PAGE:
Vickie Sullivan: Selected Publications

Machiavelli's Three Romes: Religion, Human Liberty, and Politics Reformed

Vickie Sullivan, Political Theory

Machiavelli's ambiguous treatment of religion has fueled a contentious and long standing debate among scholars. Whereas some insist that Machiavelli is a Christian, others maintain he is a pagan. Sullivan mediates between these divergent views by arguing that he is neither but that he utilizes elements of both understandings arrayed by distinguishing among the three Romes that can be understood as existing in Machiavelli's political thought: the first is the Rome of the Christian era, dominated by the pope; the second is the republican Rome of pagan times, which Machiavelli praises; and the third is an idealized Rome that is neither entirely pagan nor entirely Christian. In Part 1, Sullivan examines Machiavelli's treatment of Christian Rome to find that in his view the Church and the beliefs of Christianity have fostered grave political problems. Indeed, he contends that Christianity exercises a type of tyrannical rule over human beings. His recognition motivates his seemingly enthusiastic turn to the pagan Rome of the Discourses. Examining his treatment of pagan Rome in Part 2, Sullivan finds that Machiavelli is critical of this apparent alternative to Christian Rome. In particular, Machiavelli demonstrates that republican Rome with terms evocative of Christianity in a way that suggests Christian governance ultimately derived from pagan Rome. The ancient city is an insufficient model for the people of his times, and thus he proposes an idealized Rome that will transcend the problems both of Christian and of pagan Rome. The character of Machiavelli's new Rome provides the focus of Part 3. Sullivan argues here that Machiavell's new Rome will embody certain elements of the two other Romes yet will overcome the failings of each. She shows Machiavelli's thought to be a highly original response to what he understood to be the crisis of his times. Sullivan draws primarily from the Florentine Histories, The Prince, and the Discourses to offer a unique study of Machiavelli's political thought. Her examination of Machiavelli's three Romes will engage the readers concerned with political thought, philosophy of the state, and Machiavelli. Purchase this book >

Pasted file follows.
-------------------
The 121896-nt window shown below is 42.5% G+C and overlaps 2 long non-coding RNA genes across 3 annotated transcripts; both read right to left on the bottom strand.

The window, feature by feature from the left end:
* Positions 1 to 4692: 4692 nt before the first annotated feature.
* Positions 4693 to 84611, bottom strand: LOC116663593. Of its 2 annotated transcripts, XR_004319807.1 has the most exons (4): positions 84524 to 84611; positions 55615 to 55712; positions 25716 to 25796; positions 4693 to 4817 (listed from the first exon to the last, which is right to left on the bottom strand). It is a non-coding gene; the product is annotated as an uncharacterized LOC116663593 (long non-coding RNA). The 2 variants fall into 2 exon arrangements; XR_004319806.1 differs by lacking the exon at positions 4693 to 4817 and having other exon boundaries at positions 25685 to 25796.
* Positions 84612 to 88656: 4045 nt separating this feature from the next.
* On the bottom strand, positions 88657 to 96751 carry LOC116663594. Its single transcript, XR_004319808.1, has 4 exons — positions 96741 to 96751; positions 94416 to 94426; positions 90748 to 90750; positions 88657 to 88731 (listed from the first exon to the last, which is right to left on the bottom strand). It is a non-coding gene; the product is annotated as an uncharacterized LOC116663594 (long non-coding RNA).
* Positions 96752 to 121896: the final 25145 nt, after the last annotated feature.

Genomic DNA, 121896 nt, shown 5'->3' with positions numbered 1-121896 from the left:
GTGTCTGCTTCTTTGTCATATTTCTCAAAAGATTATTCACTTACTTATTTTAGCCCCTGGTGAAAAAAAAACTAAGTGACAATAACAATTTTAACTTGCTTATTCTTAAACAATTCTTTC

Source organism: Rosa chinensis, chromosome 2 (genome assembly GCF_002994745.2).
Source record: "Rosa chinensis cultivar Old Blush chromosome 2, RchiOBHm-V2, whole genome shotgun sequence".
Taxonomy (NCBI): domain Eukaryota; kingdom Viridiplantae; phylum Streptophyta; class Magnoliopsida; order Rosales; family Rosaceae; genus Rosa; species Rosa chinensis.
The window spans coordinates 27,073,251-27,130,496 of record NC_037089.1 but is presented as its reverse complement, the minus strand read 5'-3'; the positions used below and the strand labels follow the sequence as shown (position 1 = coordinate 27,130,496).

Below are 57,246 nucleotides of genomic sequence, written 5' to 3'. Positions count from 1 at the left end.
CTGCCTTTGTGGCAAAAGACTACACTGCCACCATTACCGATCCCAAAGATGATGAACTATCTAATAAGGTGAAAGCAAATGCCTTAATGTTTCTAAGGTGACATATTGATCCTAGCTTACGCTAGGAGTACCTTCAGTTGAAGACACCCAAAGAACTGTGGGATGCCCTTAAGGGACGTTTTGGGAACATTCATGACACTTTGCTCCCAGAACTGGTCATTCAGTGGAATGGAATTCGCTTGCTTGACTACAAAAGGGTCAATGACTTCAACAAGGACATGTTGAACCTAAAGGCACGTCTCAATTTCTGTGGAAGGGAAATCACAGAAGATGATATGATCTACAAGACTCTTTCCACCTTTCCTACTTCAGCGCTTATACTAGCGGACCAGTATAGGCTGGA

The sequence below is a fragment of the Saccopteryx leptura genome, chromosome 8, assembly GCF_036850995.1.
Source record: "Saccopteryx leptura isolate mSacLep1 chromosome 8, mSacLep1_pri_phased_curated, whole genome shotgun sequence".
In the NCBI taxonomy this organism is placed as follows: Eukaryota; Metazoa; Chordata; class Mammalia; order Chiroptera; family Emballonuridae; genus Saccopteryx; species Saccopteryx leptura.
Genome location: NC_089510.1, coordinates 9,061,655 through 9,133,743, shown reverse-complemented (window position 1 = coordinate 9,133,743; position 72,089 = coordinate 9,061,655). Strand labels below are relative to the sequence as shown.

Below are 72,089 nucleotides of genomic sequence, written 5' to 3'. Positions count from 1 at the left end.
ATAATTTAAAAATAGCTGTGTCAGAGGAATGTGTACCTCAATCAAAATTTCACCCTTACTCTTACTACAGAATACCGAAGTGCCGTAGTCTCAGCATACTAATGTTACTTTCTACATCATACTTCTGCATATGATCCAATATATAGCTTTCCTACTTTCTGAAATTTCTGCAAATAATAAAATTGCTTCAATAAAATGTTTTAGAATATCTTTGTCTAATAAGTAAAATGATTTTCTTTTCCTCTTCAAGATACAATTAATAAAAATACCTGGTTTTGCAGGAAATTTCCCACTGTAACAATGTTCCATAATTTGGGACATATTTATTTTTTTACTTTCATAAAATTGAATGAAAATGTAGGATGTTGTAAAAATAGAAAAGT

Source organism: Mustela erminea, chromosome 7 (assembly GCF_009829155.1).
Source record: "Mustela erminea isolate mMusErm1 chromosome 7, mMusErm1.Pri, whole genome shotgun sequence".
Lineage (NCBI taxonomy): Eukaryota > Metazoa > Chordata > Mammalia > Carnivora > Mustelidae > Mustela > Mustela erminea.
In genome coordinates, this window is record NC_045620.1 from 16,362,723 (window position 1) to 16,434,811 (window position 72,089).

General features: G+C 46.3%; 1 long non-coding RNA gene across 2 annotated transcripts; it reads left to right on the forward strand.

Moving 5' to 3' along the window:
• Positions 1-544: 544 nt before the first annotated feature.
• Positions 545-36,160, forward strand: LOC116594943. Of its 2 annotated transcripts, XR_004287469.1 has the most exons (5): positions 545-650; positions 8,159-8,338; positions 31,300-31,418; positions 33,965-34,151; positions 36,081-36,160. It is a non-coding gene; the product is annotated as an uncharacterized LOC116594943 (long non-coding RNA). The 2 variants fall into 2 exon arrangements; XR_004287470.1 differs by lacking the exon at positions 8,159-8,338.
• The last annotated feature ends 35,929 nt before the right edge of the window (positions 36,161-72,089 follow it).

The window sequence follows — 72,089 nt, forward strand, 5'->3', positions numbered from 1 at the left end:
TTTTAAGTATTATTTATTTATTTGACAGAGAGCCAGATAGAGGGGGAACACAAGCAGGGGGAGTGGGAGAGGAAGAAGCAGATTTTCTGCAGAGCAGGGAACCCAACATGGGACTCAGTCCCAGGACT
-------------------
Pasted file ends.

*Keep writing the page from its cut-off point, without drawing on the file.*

Table of Contents:

Acknowledgements ix
Note on Texts Cited xi
Introduction 3
Part I: Christian Rome 15
1 The Church and Machiavelli's Depiction of Italy's Historical Situation 17
2 The Ravages of Christianity 36
Part II: Pagan Rome 57
3 The Foundation for Tyranny in Rome 61
4 Corruption, Youth, and Foreign Influences 81
5 Machiavelli's Ambiguous Praise of Paganism 102
Part III: Machiavelli's New Rome 119
6 Old Lands and Machiavelli's New One 123
7 A Temporal Christianity and the Princes of the Republic 147
8 Machiavelli's Rule and Human Liberty 172
Notes 191
Works Cited 221
Index 227